Afghan minister wants good relations, needs more time for girls’ education

Afghanistan’s Acting Foreign Minister Amir Khan Muttaqi speaks at the Doha Institute in Doha, Qatar on October 11, 2021. REUTERS / Andrew Mills

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DOHA, October 11 (Reuters) – Afghanistan’s foreign minister appealed to the world for good relations on Monday, but avoided giving firm commitments on girls’ education despite international demands to let all Afghan children go back to school.

Nearly two months after the previous Western-backed government collapsed and rebel forces swept into Kabul, the new Taliban administration has been pushing to build ties with other countries to help stave off a catastrophic economic crisis.

“The international community needs to start cooperating with us,” said Acting Foreign Minister Amir Khan Muttaqi at an event hosted by the Center for Conflict and Humanitarian Studies at the Doha Institute for Graduate Studies. “With this we will be able to stop uncertainty and at the same time we will be able to engage positively in the world.”

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But the Taliban has so far refused to give reason to allow girls to return to high school, one of the main demands of the international community following a decision last month that schools above sixth grade would only reopen for boys.

Muttaqi said the Taliban’s Islamic Emirate government was moving cautiously, but had only been in power for a few weeks and could not be expected to implement reforms that the international community had not been able to implement for 20 years.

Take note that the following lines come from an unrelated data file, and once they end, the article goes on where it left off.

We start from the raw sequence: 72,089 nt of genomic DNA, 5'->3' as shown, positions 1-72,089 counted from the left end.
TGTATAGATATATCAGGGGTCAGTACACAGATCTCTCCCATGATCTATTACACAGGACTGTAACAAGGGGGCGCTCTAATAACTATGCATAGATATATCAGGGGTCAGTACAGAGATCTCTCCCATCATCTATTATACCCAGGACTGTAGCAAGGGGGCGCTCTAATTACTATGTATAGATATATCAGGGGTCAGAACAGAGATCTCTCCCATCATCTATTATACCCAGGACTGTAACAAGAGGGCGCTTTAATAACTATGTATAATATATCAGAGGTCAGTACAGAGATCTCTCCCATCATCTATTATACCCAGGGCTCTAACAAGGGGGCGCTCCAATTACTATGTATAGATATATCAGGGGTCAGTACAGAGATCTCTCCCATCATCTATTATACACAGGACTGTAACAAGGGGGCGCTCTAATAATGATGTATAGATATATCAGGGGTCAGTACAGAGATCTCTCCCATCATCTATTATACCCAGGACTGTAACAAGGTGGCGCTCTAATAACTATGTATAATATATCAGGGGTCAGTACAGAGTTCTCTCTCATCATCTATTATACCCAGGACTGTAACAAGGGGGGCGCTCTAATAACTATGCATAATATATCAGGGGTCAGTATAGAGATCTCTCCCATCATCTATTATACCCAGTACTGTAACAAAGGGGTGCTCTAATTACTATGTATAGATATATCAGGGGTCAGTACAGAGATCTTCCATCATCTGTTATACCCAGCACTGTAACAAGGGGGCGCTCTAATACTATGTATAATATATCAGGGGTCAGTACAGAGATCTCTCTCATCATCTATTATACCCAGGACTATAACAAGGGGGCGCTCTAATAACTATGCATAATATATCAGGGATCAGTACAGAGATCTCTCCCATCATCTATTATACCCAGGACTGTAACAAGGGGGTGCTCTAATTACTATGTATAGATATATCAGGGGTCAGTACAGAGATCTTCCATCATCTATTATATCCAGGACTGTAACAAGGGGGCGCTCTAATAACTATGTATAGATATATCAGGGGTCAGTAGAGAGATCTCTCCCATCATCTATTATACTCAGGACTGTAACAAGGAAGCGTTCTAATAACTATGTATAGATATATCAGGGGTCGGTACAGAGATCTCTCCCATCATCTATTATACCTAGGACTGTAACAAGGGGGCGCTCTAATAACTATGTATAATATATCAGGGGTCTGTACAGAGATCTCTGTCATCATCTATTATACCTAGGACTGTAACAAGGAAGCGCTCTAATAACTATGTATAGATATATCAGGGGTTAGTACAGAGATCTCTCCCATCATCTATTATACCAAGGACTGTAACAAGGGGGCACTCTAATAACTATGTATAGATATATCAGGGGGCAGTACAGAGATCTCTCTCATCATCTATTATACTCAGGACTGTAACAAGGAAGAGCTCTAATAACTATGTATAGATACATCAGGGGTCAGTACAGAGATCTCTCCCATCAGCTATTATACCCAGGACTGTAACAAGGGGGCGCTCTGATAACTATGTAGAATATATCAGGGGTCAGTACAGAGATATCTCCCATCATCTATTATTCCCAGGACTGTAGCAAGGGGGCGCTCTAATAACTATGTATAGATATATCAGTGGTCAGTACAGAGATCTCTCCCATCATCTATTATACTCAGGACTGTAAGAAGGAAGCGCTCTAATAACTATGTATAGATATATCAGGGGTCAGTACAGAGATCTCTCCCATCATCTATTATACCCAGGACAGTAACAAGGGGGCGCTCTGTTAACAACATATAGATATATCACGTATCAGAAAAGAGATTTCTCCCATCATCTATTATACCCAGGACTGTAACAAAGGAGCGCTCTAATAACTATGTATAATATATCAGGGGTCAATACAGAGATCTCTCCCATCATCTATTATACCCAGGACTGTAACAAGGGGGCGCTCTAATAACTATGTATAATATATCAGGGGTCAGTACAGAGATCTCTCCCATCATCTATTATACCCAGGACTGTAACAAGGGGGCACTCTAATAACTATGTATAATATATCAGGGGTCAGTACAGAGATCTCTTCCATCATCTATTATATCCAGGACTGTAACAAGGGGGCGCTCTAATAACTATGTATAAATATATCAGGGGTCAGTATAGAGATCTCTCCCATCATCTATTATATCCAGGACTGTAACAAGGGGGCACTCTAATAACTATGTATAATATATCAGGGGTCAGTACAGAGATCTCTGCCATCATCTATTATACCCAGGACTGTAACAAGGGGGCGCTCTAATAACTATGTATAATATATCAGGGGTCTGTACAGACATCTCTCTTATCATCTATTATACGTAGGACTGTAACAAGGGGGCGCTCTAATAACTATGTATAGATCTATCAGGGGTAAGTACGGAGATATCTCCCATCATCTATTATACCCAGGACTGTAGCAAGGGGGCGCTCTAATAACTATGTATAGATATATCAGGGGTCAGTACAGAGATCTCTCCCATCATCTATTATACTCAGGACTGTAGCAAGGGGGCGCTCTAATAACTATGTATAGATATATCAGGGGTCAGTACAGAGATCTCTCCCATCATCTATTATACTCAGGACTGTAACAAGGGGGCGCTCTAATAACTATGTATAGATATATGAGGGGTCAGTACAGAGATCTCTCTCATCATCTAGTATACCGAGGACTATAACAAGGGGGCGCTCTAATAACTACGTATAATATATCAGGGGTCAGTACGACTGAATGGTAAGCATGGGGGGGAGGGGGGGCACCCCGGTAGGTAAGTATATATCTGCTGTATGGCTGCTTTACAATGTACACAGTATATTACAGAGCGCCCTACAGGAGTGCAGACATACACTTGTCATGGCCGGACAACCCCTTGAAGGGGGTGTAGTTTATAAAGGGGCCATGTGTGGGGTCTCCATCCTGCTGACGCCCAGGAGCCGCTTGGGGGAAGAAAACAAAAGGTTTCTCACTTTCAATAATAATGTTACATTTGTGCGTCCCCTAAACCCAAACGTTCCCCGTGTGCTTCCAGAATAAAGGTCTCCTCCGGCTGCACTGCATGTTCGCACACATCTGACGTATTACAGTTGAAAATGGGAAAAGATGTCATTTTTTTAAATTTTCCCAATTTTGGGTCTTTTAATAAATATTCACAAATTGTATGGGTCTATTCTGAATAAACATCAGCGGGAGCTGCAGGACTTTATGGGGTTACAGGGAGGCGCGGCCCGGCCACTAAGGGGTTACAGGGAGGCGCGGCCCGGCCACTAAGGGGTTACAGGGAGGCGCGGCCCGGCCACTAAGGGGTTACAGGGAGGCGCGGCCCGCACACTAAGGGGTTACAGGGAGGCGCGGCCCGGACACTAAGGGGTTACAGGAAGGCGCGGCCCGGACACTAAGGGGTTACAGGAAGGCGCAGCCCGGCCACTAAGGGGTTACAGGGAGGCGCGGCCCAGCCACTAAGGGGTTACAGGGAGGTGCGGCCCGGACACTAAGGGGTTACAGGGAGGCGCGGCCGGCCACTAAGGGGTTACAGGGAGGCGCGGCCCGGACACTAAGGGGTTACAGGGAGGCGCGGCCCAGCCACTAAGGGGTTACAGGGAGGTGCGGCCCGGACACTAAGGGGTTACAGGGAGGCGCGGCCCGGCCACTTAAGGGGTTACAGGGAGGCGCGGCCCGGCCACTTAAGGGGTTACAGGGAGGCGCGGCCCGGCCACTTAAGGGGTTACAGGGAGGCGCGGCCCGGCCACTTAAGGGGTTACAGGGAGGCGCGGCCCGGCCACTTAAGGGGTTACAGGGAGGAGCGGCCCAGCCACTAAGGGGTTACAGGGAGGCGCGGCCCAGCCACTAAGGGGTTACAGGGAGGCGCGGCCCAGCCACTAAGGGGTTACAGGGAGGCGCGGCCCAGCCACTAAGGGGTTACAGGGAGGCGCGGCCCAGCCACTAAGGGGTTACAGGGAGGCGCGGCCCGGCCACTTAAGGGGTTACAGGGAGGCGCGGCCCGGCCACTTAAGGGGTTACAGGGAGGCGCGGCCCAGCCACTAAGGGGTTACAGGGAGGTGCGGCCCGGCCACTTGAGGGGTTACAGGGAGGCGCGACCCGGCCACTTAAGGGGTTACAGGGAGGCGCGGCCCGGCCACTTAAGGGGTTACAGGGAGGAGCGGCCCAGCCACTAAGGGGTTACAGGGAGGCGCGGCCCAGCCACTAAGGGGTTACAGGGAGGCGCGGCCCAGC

“They had a lot of financial resources and they had a strong international backing and support, but at the same time are you asking us to implement all the reforms in two months?” he said.

The new administration has come under constant criticism for its approach to girls’ education, which is considered one of the limited number of unequivocally positive gains from the West’s two decades of commitment to Afghanistan.

UN Secretary-General Antonio Guterres said the Taliban had broken promises to guarantee the rights of women and girls and that there was no way the economy could be corrected if women were excluded from work. Read more

Muttaqi repeatedly called on the United States to lift a blockade of more than $ 9 billion in Afghan central bank reserves held outside the country, but said the government had its own revenues from taxes, tariffs and agriculture if funds remained frozen.

He said Taliban forces had full control of the country and were able to control the threat from Islamic State militants, who have claimed a number of deadly attacks in recent weeks, including last week’s bombing of a Shiite mosque in the northern city of Kunduz. .

“The Daesh issue has been controlled very well by the Islamic Emirate so far,” he said, using a derogatory term for the radical Sunni group, but added that international pressure on the government helped Islamic State morale.

“Instead of pressure, the world should cooperate with us.”

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Reporting by Alexander Cornwell, Andrew Mills, James Mackenzie; Edited by Hugh Lawson and Giles Elgood

Our standards: Thomson Reuters Trust Principles.

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